Taiwan plans for Ukraine-style back-up satellite Internet network amid risk of war

When Russian forces knocked the Ukrainian city of Irpin offline in March, Tesla chief Elon Musk’s Starlink satellite Internet service came to the rescue.

In just two days, the city – whose power lines and cellular and Internet networks were damaged or destroyed – was back online, and residents could immediately get in touch with loved ones, according to reports.

Now, Taiwan – ever contending with the possibility of a Chinese invasion – is taking a leaf out of that handbook by setting up a similar back-up satellite Internet network.

“The experience of Russia’s invasion of Ukraine… showed that the whole world can know what is happening there in real time,” said Taiwan’s Digital Minister Audrey Tang in recent media interviews, conveying plans to build “digital resilience for all” in Taiwan.

Over the next two years, the island is set to trial a NT$550 million (S$24.67 million) satellite programme that aims to keep Taiwan’s command systems running if conventional connections get cut, Ms Tang said.

Several Taiwan companies are now in discussions with international satellite service providers, she added, without providing details.

New satellite Internet services such as those offered by Starlink rely on a constellation of low Earth orbit (LEO) satellites orbiting at an altitude of 550km that can beam the Internet into even the most remote locations from space.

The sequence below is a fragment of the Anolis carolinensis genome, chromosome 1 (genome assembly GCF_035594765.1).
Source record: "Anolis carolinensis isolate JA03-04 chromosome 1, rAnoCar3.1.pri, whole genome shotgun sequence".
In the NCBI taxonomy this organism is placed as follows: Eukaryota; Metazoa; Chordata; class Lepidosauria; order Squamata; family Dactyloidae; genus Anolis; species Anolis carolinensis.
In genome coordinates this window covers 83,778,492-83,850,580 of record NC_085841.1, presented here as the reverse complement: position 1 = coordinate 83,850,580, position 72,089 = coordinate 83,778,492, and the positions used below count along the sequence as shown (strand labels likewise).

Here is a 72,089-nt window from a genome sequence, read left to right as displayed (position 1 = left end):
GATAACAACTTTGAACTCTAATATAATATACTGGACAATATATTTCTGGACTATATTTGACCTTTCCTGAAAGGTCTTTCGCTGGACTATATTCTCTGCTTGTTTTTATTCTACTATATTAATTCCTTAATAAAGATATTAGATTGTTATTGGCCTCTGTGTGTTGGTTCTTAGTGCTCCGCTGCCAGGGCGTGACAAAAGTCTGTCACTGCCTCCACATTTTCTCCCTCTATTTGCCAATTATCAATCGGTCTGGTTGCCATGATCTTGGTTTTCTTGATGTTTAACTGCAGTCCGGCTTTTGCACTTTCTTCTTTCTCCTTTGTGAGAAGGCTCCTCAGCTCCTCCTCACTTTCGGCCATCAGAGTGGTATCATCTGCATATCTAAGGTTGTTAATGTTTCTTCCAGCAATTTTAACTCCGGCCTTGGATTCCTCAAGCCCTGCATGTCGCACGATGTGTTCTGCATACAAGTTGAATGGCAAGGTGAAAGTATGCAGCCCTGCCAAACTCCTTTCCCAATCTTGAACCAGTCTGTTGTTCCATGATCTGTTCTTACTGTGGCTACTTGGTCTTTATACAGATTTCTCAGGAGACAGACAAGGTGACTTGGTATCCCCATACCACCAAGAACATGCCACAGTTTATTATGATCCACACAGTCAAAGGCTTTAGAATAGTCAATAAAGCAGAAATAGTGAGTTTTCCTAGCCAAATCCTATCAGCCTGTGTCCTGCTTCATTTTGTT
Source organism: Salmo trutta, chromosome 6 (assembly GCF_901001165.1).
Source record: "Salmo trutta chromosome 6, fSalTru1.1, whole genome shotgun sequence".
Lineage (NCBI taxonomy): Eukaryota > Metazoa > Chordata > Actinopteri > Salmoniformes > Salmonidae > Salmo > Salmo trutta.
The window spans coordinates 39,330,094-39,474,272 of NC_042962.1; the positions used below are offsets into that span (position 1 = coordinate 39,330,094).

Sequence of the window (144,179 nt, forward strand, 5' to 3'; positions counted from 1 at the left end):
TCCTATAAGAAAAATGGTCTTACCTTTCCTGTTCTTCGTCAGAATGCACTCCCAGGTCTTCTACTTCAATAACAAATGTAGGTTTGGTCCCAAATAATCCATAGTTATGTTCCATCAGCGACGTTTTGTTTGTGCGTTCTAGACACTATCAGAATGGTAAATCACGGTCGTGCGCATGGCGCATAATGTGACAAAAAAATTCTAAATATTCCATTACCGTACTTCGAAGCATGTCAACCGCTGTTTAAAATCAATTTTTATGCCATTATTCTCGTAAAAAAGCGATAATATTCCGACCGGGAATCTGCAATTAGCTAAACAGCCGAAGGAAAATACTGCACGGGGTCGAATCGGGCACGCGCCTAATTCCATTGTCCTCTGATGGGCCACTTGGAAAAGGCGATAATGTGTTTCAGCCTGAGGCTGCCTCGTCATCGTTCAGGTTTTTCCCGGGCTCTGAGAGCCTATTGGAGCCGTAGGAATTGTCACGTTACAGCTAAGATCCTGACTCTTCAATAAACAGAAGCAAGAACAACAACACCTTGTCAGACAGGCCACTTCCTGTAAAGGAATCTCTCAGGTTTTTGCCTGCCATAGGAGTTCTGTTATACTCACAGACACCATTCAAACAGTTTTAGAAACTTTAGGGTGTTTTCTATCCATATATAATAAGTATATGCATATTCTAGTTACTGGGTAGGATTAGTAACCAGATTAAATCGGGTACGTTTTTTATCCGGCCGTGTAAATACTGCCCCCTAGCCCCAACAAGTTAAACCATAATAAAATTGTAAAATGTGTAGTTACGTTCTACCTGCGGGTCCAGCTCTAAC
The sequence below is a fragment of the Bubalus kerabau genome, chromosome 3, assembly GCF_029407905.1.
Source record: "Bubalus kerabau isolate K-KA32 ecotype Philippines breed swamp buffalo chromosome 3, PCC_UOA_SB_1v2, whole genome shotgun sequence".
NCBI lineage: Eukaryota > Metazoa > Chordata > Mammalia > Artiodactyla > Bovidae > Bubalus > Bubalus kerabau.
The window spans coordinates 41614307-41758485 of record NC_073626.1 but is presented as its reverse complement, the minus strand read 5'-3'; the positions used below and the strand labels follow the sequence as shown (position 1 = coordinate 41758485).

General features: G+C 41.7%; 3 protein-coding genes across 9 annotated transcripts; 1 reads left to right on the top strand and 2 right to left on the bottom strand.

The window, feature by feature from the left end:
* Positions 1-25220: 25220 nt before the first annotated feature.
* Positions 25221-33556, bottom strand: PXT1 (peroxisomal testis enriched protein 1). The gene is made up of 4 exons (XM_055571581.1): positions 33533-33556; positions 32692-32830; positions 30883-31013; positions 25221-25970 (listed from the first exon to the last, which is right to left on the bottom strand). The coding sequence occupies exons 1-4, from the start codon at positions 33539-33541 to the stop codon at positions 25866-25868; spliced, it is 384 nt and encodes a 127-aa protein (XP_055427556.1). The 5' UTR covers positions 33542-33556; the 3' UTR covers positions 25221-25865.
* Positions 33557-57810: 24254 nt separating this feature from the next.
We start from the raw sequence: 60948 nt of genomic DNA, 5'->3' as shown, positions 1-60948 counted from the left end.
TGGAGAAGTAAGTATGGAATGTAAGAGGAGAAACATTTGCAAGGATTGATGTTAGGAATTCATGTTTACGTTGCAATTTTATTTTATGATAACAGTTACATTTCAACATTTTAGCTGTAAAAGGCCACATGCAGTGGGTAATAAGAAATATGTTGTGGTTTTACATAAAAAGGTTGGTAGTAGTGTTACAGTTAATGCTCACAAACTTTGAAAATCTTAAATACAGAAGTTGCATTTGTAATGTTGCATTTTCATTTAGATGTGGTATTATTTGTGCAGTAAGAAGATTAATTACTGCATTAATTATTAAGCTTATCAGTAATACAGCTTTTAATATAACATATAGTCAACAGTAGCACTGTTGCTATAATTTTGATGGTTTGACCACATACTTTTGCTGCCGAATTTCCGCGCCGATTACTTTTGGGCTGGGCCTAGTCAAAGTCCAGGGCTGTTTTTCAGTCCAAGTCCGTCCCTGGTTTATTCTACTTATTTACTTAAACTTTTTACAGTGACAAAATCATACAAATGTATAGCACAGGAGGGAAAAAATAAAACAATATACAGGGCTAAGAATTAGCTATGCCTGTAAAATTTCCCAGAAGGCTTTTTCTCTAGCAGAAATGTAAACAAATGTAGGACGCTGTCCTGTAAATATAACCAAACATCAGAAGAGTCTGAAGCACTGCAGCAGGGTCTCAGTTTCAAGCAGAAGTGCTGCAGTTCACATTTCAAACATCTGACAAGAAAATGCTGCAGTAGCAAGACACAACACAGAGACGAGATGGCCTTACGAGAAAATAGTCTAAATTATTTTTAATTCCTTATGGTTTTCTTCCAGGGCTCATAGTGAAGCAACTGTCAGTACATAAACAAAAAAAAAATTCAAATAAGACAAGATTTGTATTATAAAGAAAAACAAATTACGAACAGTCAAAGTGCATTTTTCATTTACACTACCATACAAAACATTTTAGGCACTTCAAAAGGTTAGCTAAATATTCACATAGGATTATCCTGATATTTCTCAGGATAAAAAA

Currently, international Internet traffic is mostly carried through fibre-optic cables lining the ocean floor.

Taiwan is connected to the world via 15 submarine data cables.

“The Internet used in Taiwan relies heavily on undersea cables, so if (attackers) cut off all the cables, they would cut off all of the Internet there,” Dr Lennon Chang, a cyber-security researcher at Monash University, told The Straits Times.

“It makes sense for the government to have alternative forms of communication ready for emergency situations,” he added.

Taiwan’s satellite trial programme comes amid soaring cross-strait tensions, which reached new heights in recent weeks in the wake of US House Speaker Nancy Pelosi’s visit to the island in August. China, which views self-governing Taiwan as its own territory, deemed her trip an infringement of its own sovereignty and territorial integrity.

Beijing has never renounced the use of force to bring Taiwan under its control, and responded to the visit by launching a series of unprecedented military exercises, including the firing of ballistic missiles over the island.

Already, some analysts say that concerns over Taiwan’s network vulnerabilities are very real.

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